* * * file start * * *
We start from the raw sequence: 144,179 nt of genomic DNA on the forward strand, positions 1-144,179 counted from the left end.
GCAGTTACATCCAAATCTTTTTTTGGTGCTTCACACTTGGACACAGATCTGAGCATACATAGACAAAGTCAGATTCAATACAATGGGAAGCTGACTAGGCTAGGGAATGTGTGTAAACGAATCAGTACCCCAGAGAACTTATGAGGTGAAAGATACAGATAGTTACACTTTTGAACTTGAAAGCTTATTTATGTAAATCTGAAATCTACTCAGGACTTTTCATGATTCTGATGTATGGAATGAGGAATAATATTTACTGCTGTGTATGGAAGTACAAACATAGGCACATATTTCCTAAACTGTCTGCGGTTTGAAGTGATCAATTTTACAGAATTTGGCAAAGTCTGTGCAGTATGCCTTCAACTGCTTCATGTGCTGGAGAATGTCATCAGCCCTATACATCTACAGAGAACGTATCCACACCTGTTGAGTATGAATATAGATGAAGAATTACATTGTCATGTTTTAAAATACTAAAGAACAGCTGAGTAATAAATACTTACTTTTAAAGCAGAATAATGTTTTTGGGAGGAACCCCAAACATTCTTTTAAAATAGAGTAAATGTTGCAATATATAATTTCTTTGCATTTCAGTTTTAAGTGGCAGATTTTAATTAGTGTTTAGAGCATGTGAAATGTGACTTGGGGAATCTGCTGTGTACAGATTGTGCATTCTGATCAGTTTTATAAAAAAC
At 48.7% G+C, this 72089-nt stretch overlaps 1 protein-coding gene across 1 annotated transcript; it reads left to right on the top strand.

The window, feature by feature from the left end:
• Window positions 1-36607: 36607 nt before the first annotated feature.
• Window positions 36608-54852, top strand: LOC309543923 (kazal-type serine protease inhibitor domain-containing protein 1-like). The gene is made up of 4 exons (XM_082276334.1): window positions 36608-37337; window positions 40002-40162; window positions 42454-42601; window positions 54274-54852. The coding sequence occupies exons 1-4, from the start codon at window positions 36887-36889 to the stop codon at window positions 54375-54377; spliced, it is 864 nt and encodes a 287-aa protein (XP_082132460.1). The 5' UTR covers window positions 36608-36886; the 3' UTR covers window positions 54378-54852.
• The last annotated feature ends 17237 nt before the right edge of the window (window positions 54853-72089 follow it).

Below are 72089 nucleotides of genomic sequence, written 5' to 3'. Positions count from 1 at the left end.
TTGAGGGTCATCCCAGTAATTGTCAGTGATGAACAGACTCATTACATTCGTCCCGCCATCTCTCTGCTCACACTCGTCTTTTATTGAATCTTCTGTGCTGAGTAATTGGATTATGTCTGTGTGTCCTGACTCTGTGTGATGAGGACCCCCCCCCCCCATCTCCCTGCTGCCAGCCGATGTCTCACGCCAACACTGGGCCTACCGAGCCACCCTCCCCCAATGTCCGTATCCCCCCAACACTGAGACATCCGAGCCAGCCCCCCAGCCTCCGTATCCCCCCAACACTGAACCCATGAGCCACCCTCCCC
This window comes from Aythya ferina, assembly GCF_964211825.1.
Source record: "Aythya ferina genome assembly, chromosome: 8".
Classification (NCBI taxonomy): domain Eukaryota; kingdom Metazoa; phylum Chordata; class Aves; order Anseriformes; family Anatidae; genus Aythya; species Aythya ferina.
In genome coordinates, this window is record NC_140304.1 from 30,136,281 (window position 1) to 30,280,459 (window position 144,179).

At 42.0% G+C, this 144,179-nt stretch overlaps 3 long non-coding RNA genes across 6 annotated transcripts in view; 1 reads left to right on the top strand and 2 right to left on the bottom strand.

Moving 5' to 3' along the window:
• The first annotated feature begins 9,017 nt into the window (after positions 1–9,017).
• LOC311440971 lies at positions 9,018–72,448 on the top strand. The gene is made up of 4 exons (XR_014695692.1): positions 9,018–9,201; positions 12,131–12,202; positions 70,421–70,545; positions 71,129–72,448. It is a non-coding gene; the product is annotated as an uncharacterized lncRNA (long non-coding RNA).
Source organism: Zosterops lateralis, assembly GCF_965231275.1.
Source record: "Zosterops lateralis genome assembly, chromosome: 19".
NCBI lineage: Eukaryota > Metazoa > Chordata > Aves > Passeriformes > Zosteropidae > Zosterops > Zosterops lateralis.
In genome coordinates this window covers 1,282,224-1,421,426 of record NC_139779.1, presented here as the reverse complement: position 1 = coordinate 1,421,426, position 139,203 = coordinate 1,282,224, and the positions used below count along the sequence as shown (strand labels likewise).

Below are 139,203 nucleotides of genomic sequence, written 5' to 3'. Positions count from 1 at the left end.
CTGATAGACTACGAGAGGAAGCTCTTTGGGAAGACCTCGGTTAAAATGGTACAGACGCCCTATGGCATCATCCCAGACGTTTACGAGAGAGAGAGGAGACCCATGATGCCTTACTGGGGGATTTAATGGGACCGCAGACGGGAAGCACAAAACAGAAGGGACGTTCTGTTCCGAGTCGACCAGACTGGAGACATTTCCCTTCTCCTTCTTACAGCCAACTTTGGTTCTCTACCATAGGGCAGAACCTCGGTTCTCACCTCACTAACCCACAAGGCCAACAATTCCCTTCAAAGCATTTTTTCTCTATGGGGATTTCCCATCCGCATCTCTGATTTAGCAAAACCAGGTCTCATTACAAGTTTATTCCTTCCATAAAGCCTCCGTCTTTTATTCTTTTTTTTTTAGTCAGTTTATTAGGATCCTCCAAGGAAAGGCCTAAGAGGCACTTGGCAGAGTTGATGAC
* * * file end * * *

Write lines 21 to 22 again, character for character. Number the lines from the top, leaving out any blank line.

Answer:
In genome coordinates this window covers 1,282,224-1,421,426 of record NC_139779.1, presented here as the reverse complement: position 1 = coordinate 1,421,426, position 139,203 = coordinate 1,282,224, and the positions used below count along the sequence as shown (strand labels likewise).

Below are 139,203 nucleotides of genomic sequence, written 5' to 3'. Positions count from 1 at the left end.